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breastfeeding and epilepsy

Information for women with epilepsy about breastfeeding including concerns about passing medication to the baby.

The Department of Health recommends that every woman is encouraged to breastfeed her baby if at all possible. Breastmilk usually provides all the nutrients a baby needs for the first six months of their life.

AEDs and breastfeeding

If you take anti-epileptic drugs (AEDs), your baby will have become used to the drugs while in your womb. If you decide to breastfeed, then a small amount will be passed to your baby in your breastmilk. Breastfeeding can be a useful way of weaning your baby off the medication that they have become used to.

Some drugs, such as phenobarbital and primidone, can pass more easily into breastmilk and can make a baby sleepy, so it may be a good idea to alternate between formula milk and breastfeeds. See table of anti-epileptic drugs used in adults.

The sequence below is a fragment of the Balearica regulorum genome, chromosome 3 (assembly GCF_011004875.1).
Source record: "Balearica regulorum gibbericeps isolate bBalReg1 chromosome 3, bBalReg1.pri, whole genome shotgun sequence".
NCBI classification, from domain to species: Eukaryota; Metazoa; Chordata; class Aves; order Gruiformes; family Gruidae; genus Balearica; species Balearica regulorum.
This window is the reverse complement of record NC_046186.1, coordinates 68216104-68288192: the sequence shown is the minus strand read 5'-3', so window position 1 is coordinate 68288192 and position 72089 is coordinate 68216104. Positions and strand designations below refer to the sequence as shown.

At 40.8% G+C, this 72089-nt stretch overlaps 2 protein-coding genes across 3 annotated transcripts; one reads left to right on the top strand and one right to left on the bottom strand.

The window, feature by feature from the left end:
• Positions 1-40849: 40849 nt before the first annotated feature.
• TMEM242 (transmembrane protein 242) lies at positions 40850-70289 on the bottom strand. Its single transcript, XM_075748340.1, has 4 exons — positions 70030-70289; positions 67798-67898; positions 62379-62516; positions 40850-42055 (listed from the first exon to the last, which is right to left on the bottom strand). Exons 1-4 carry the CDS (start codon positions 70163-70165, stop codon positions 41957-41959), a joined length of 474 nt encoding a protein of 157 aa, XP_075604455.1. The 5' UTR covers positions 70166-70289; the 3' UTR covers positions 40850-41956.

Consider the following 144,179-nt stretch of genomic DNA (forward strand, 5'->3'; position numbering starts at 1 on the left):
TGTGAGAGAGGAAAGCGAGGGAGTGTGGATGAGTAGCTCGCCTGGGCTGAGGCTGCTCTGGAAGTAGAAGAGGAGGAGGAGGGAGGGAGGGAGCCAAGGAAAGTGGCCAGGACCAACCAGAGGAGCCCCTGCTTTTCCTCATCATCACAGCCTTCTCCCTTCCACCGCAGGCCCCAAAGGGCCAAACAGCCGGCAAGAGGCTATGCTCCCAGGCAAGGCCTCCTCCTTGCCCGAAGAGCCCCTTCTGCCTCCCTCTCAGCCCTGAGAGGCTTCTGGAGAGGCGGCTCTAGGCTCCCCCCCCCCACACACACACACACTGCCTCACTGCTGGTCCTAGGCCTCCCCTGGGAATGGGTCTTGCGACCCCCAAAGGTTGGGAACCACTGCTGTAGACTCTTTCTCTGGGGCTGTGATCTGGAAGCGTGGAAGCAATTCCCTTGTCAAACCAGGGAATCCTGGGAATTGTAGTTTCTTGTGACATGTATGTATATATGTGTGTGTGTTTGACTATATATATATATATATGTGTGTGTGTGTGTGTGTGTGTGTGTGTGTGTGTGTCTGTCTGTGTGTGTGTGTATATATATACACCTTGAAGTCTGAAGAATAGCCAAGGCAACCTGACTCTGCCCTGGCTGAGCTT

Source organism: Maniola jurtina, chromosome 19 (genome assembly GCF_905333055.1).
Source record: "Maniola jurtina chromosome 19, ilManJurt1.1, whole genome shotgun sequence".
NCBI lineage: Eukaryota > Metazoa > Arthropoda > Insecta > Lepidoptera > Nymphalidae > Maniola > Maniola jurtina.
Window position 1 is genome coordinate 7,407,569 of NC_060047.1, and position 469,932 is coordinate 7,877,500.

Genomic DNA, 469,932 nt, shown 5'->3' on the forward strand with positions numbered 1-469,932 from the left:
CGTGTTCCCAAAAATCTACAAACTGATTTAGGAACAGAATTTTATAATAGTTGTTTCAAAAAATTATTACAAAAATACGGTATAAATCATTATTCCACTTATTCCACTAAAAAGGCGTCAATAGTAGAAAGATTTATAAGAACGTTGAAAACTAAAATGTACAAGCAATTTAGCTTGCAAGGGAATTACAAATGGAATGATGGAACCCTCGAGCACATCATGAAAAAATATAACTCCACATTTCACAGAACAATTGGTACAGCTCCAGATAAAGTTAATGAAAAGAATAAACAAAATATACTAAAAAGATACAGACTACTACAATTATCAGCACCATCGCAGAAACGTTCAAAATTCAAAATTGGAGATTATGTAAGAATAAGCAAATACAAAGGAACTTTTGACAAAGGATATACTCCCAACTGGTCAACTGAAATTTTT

The patient information leaflet that comes with your AED often includes information about breastfeeding and that particular drug. You can also talk to your neurologist, midwife, or health visitor about any concerns you may have.

The Breastfeeding Network (opens new window) has a helpline run by pharmacists on a voluntary basis. You may have to leave a message so that they can call you back.

Sharing feeds

If you are more likely to have seizures when you are overtired, sharing night time feeds with a partner might help to increase the chance of a good night’s sleep. 

What’s next?

See parenting and epilepsy for ideas about keeping you and baby safe if you have seizures.

Taken from our Pregnancy and parenting leaflet. Order this leaflet from our online shop as part of our 'first five free' offer.

 

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